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FALL 2010 CATALOG

When the Danube Ran Red

 
Zsuzsanna Ozsváth

With a Foreword by David Patterson

Cloth $17.95    |    978-0-8156-0980-3    |    2010


ebook 978-0-8156-5110-9

Reviews
"Opening with the ominous scene of one young schoolgirl whispering an urgent account of Nazi horror to another over birthday cake, Ozsváth’s memoir tells the story of her childhood in Hungary, living under the threat of the Holocaust. The setting is the summer of 1944 in Budapest during the time of the German occupation, when the Jews were confined to ghetto houses but not transported to Auschwitz in boxcars, as was the rest of the Hungarian Jewry living in the countryside. Provided with food and support by their former nanny, Erzsi, Ozsváth’s family stays in a ghetto house where a group of children play theater, tell stories to one another, invent games to pass time, and wait for liberation. In the fall of that year, however, things take a turn for the worse. Rounded up under horrific circumstances, forced to go on death marches, and shot on the banks of the Danube by the thousands, the Jews of Budapest are threatened with immediate destruction. Ozsváth and her family survive because of Erzsi’s courage and humanity. Cheating the watching eyes of the murderers, she brings them food and runs with them from house to house under heavy bombardment in the streets. Ozsváth has written extensively about Holocaust literature and the Holocaust in Hungary. When the Danube Ran Red combines a grounding in Hungarian history with the pathos of a survivor and the eloquence of a poet."
—Jewish Book Council

Zsuzsanna Ozsvath’s new book is set in her homeland of Hungary, where her family lived under constant threat of the Holocaust. In 1944, residents in Budapest might have considered themselves lucky; while German occupiers confined Jews to ghetto houses, they didn’t send them off to Auschwitz, which was the fate of rural Hungarian Jewry. But in the fall of 1944, all that changed. Urban Jews were forced to go on death marches and shot on the banks of the Danube by the thousands. Only because of the courage and humanity of the family’s former nanny, Erzsi, did Zsuzsanna’s family survive. The author teaches Holocaust Studies and the history of ideas at the University of Texas, Dallas.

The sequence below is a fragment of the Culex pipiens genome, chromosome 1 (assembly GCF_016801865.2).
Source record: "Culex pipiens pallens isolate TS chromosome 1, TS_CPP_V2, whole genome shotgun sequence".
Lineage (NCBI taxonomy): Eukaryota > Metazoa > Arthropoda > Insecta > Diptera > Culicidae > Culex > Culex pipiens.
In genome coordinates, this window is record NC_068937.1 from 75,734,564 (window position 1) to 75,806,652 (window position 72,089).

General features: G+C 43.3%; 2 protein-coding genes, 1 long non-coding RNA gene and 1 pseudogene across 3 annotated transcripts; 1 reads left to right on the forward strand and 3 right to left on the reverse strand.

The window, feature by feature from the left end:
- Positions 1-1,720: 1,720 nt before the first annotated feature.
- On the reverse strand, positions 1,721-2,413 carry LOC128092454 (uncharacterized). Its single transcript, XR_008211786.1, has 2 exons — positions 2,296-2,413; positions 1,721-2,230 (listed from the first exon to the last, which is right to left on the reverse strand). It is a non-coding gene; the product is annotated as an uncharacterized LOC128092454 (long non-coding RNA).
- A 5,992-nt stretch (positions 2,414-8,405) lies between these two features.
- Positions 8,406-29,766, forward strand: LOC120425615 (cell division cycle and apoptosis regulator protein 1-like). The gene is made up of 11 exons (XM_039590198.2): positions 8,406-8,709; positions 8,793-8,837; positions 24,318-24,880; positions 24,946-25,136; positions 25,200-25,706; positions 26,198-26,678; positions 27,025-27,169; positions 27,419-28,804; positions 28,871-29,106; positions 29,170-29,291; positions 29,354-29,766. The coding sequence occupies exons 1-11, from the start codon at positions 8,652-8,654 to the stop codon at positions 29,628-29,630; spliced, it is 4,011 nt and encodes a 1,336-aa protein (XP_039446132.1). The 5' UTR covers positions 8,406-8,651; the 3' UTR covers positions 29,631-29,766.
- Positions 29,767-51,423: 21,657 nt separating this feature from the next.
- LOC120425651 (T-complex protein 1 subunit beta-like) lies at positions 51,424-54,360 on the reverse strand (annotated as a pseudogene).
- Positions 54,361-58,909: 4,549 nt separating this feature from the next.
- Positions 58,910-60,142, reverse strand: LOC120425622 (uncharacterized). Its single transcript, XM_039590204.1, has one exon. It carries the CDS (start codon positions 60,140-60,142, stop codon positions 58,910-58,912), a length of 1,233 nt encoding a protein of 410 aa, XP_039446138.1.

www.HistoryWire.com

"Riveting—a vividly drawn, acutely perceptive self-portrait of harrowing, but also courageous, life-affirming experiences. This is not one more memoir by an aging survivor but a work of high literary merit and historical consequence."
—Alvin H. Rosenfeld, author of A Double Dying: Reflections on Holocaust Literature

Description
Opening with the ominous scene of one young schoolgirl whispering an urgent account of Nazi horror to another over birthday cake, Ozsváth’s extraordinary and chilling memoir tells the story of her childhood in Hungary, living under the threat of the Holocaust. The setting is the summer of 1944 in Budapest during the time of the German occupation, when the Jews were confined to ghetto houses but not transported to Auschwitz in boxcars, as was the rest of the Hungarian Jewry living in the countryside. Provided with food and support by their former nanny, Erzsi, Ozsváth’s family stays in a ghetto house where a group of children play theater, tell stories to one another, invent games to pass time, and wait for liberation.

In the fall of that year, however, things take a turn for the worse. Rounded up under horrific circumstances, forced to go on death marches, and shot on the banks of the Danube by the thousands, the Jews of Budapest are threatened with immediate destruction. Ozsváth and her family survive because of Erzsi’s courage and humanity. Cheating the watching eyes of the murderers, she brings them food and runs with them from house to house under heavy bombardment in the streets.

As a scholar, critic, and translator, Ozsváth has written extensively about Holocaust literature and the Holocaust in Hungary. Now, she records her own history in this clear-eyed, moving account. When the Danube Ran Red combines an exceptional grounding in Hungarian history with the pathos of a survivor and the eloquence of a poet to present a truly singular work.

View other books in the Religion, Theology, and the Holocaust series

Author
Zsuzsanna Ozsváth is the Leah and Paul Lewis Chair of Holocaust Studies and professor of literature and history of ideas at the University of Texas, Dallas. She is the author of several books and an award-winning poetry translator. Her publications include In the Footsteps of Orpheus: The Life and Times of Miklós Radnóti, and Foamy Sky: The Major Poems of Miklós Radnóti (with Fred Turner), and The Iron-Blue Vault: Selected Poems of Atilla Jozsef (with Fred Turner).

5 1/2 x 8 1/2, 184 pages, 7 black-and-white illustrations, notes


When the Danube Ran Red

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